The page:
Tuesday, September 24, 2013

In the presence of greatness

Margaret Atwood photo by Scott Hill
Last Friday evening I was fortunate enough to attend a pre-National Book Festival "event," billed as an intimate talk and book signing, with Margaret Atwood. I was quite looking forward to hearing what she had to say, and to receiving an autographed copy of her latest book, MaddAddam.

You have likely heard of Atwood--after all, she is an incredibly prolific author who has won just about every major award. If you read The Handmaid's Tale when you were an emerging gown-up, especially an emerging female grown-up, then she became one of your personal icons, the literary equivalent of a Rock Star.

You may also know that Atwood has made her reputation with biting satire, stinging observations, writing about humankind's inability to be kind to fellow humans, and about life in chillingly possible dystopias. Her voice is the opposite of warm. You will never find a soft landing anywhere in her world. (I say that with a caveat: I have never read any of her children's books; they may be very different).

So I expected someone who was a remote tower of intellect, distant, perhaps more than slightly disdainful of her "fans." Possibly judging us all behind that sly smile. Someone who would pontificate from behind the barrier of the podium, setting herself apart, aloof from the audience. Someone who felt no need to connect.

Imagine my surprise when she stepped up to the podium looking like a cross between your adored great-aunt and your favorite professor. She was gracious--and, yes, warm! Atwood is Canadian, a nationality perhaps best known for its general niceness. But she was not just generally nice. She was connected and in the moment--open to our questions and comments. When she made passing mention of her high-tech invention and commitment to environmental sustainability, it was not to brag (humble-, or otherwise), but to establish credibility. She really does know how objects and systems could work in the fictional worlds she creates. She has seen the future--and, through many of her novels, she has taken us there. She has one of those minds that you can almost hear working. The evening was fascinating!

I was enthralled. But what really struck me was how she, a famously brilliant woman with a decades-long career, leaned over the podium and listened to questions. She did not rush to answer, rolling off a litany of talking points, but took her time framing responses. And, she actually answered the questions asked. It was a very refreshing evening here in Washington, D.C., where often speakers are too insecure, or are too busy pushing their own agendas, to let the audience share their spotlight. It's been a long time since I have seen an Honored Guest bridge the divide and actually invite the audience to join her charmed circle.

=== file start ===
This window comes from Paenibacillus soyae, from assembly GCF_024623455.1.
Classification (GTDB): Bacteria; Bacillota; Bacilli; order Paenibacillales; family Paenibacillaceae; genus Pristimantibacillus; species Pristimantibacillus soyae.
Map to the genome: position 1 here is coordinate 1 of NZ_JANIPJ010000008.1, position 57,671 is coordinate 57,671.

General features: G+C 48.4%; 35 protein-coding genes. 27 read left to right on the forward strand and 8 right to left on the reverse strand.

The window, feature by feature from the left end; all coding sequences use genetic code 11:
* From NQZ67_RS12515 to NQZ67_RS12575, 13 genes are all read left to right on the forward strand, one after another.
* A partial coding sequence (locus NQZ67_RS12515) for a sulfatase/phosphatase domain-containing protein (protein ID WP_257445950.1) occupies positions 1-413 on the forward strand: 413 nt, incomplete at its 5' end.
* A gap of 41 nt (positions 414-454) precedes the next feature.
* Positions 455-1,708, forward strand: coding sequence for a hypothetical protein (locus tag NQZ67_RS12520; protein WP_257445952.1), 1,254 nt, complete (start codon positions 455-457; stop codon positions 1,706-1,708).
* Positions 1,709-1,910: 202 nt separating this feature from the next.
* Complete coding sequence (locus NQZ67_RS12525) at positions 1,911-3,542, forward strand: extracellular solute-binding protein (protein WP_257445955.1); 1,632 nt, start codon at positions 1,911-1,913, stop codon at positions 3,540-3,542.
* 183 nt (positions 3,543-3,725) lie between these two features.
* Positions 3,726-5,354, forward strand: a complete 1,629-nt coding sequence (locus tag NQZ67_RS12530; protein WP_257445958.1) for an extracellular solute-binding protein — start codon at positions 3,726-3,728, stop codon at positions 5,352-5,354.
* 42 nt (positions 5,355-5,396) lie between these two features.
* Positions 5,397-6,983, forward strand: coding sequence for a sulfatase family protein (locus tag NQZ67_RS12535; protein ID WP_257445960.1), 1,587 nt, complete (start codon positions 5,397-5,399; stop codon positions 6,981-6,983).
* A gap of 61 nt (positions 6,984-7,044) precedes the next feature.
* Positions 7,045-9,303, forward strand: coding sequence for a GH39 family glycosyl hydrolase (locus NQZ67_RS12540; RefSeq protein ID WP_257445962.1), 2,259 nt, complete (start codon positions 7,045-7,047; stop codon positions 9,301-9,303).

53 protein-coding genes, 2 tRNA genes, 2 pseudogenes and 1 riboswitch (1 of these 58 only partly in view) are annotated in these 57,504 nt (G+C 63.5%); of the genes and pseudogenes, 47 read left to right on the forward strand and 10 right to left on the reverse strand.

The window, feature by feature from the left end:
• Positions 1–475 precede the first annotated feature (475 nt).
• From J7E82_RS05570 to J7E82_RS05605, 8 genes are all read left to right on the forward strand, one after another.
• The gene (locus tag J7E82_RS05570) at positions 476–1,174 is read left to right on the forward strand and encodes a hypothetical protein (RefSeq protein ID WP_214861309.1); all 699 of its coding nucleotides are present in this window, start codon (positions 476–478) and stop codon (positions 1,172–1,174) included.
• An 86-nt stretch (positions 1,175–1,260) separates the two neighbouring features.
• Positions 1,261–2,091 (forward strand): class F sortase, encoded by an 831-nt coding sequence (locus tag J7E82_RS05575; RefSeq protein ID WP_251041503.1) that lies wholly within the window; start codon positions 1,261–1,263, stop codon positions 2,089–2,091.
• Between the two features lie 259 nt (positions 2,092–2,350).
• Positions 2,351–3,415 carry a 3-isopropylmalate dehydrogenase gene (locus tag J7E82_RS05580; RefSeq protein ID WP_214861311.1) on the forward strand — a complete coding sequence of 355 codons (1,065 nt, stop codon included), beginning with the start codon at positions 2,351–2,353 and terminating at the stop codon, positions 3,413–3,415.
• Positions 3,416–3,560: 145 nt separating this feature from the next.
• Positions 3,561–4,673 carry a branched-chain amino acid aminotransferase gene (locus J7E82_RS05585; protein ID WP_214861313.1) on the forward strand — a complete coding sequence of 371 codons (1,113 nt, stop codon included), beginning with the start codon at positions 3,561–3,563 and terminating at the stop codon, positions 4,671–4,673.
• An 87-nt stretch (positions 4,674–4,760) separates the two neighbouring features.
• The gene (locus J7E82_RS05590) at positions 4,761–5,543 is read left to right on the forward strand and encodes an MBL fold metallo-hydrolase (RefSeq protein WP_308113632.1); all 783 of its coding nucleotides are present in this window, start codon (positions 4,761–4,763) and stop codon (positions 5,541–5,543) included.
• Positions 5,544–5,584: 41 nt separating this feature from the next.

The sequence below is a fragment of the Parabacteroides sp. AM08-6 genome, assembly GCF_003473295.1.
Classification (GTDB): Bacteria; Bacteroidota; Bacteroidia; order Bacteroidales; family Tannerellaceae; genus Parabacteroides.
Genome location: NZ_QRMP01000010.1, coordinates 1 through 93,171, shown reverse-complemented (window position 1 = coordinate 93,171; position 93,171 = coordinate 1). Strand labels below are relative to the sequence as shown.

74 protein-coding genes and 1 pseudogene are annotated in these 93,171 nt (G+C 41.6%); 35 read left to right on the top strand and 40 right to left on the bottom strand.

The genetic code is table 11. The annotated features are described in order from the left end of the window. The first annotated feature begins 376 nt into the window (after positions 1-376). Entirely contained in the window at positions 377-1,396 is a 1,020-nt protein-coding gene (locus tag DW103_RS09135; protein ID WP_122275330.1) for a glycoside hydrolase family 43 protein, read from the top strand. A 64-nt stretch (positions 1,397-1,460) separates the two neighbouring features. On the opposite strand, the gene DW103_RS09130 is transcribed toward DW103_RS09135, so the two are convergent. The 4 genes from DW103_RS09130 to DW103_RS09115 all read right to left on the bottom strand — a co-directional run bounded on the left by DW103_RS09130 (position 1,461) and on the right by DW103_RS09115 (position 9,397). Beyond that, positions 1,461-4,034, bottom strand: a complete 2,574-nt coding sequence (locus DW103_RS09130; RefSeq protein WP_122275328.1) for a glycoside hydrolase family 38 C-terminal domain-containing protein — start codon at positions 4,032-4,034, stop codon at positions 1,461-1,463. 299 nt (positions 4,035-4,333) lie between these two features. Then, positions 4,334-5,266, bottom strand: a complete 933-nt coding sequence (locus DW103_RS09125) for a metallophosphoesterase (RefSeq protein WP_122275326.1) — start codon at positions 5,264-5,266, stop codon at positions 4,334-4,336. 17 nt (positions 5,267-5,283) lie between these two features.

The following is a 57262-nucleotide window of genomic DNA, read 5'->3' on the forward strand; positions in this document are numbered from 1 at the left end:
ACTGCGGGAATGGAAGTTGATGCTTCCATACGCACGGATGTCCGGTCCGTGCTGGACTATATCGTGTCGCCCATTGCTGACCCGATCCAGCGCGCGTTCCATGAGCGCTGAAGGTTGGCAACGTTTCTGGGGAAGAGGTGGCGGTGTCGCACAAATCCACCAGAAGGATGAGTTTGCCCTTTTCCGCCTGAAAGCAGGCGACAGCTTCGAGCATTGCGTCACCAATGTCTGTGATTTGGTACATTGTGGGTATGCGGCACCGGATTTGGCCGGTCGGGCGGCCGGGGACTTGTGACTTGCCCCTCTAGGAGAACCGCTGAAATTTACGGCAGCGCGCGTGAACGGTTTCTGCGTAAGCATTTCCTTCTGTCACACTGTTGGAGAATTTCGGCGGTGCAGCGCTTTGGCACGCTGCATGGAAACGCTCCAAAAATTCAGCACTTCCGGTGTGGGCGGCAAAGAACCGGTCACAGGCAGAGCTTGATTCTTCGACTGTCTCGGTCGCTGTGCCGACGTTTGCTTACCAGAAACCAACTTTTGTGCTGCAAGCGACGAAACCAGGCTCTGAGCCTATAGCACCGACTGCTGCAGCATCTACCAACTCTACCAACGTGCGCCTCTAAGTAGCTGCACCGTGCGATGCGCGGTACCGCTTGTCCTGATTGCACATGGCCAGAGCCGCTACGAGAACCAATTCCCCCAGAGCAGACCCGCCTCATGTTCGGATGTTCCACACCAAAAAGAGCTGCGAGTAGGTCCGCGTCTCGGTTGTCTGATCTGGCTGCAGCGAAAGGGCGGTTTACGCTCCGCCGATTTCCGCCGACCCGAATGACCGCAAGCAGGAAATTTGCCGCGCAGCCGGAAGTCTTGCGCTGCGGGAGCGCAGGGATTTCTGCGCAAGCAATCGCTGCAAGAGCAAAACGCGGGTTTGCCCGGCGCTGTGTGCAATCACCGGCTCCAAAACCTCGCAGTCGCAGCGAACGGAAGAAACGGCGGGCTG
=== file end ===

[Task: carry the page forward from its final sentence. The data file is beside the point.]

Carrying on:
Maybe it is only the truly Great Ones who have the confidence and maturity to stop posing and just BE. But it is something I urge all my clients, students, colleagues and friends to strive for. Talk about presence!

Friday, September 13, 2013

After the curtain comes down

A year ago tonight my play Becoming Calvin opened in Washington, D.C.  It was a thrilling evening! And I had worked so hard to make it all happen. I won't bore you with the details, but suffice it to say that I fund-raised, directed, and produced this play as a labor of love.

The play had been commissioned in 2008 for a series of readings in 2009 to commemorate the 500th anniversary of the birth of John Calvin. Those readings went so well that I dared to dream of a production. There is an active professional theatre scene in Washington, but I was not already affiliated with a theatre group, did not have an agent, and thought I might as well just go ahead and do it myself. You know, find a barn and put on a show. Isn't that what show-biz (not to mention start-up) spirit is all about? Anyway, fundraising was grueling but not impossible, thanks to the 501(c)3 of the commissioning organization. I applied for a dozen grants and got a small one. I had some incredibly generous benefactors. And I was blessed with performers willing to work for the lowest scale the union allows. And a brilliant set designer who created magic out of a hat on a shoestring budget. And one friend who designed the music as a favor, another who ran the box office so she could be part of the magic of theatre. And a husband who did double-duty as House Manager, Company Treasurer (and my greatest cheerleader).

The production went off without a hitch. Indeed, audiences were surprised, some astounded. We played to overflowing houses two nights. Attendance at the other seven performances was respectable. I made a small profit, after all was said and done, which I paid myself for the hundreds of hours I had put into the project as producer/director. My plan was to take a breather, let the dust settle, put my communications consulting business back on the front burner, and a)market Becoming Calvin, and b)start the next play in my planned trilogy about John Calvin and his legacy.

One year later I have ditched the idea of historical play #2, and decided that contemporary play #3 will have a largely female cast, a unit set, and a running time under two hours. I have been doing market research, you see, as I have been shopping my script around.